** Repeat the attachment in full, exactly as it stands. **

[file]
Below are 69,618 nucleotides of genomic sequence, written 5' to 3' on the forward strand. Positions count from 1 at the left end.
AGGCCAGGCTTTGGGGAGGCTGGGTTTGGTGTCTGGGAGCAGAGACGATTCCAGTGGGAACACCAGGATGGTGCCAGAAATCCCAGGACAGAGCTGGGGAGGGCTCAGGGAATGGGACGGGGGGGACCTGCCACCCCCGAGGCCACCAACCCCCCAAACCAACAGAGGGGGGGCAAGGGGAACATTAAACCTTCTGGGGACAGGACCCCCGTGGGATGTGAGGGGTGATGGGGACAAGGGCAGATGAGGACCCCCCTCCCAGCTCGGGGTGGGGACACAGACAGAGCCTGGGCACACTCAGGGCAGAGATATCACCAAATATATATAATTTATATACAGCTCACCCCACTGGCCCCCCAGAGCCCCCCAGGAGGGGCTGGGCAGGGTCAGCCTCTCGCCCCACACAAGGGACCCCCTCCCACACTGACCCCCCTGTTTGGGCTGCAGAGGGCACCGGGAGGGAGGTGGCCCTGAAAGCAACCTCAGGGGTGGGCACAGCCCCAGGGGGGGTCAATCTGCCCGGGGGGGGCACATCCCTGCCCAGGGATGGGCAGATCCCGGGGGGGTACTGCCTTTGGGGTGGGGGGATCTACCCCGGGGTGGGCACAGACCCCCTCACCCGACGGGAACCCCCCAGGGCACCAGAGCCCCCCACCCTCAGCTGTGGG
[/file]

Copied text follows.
Below are 69,618 nucleotides of genomic sequence, written 5' to 3' on the forward strand. Positions count from 1 at the left end.
AGGCCAGGCTTTGGGGAGGCTGGGTTTGGTGTCTGGGAGCAGAGACGATTCCAGTGGGAACACCAGGATGGTGCCAGAAATCCCAGGACAGAGCTGGGGAGGGCTCAGGGAATGGGACGGGGGGGACCTGCCACCCCCGAGGCCACCAACCCCCCAAACCAACAGAGGGGGGGCAAGGGGAACATTAAACCTTCTGGGGACAGGACCCCCGTGGGATGTGAGGGGTGATGGGGACAAGGGCAGATGAGGACCCCCCTCCCAGCTCGGGGTGGGGACACAGACAGAGCCTGGGCACACTCAGGGCAGAGATATCACCAAATATATATAATTTATATACAGCTCACCCCACTGGCCCCCCAGAGCCCCCCAGGAGGGGCTGGGCAGGGTCAGCCTCTCGCCCCACACAAGGGACCCCCTCCCACACTGACCCCCCTGTTTGGGCTGCAGAGGGCACCGGGAGGGAGGTGGCCCTGAAAGCAACCTCAGGGGTGGGCACAGCCCCAGGGGGGGTCAATCTGCCCGGGGGGGGCACATCCCTGCCCAGGGATGGGCAGATCCCGGGGGGGTACTGCCTTTGGGGTGGGGGGATCTACCCCGGGGTGGGCACAGACCCCCTCACCCGACGGGAACCCCCCAGGGCACCAGAGCCCCCCACCCTCAGCTGTGGG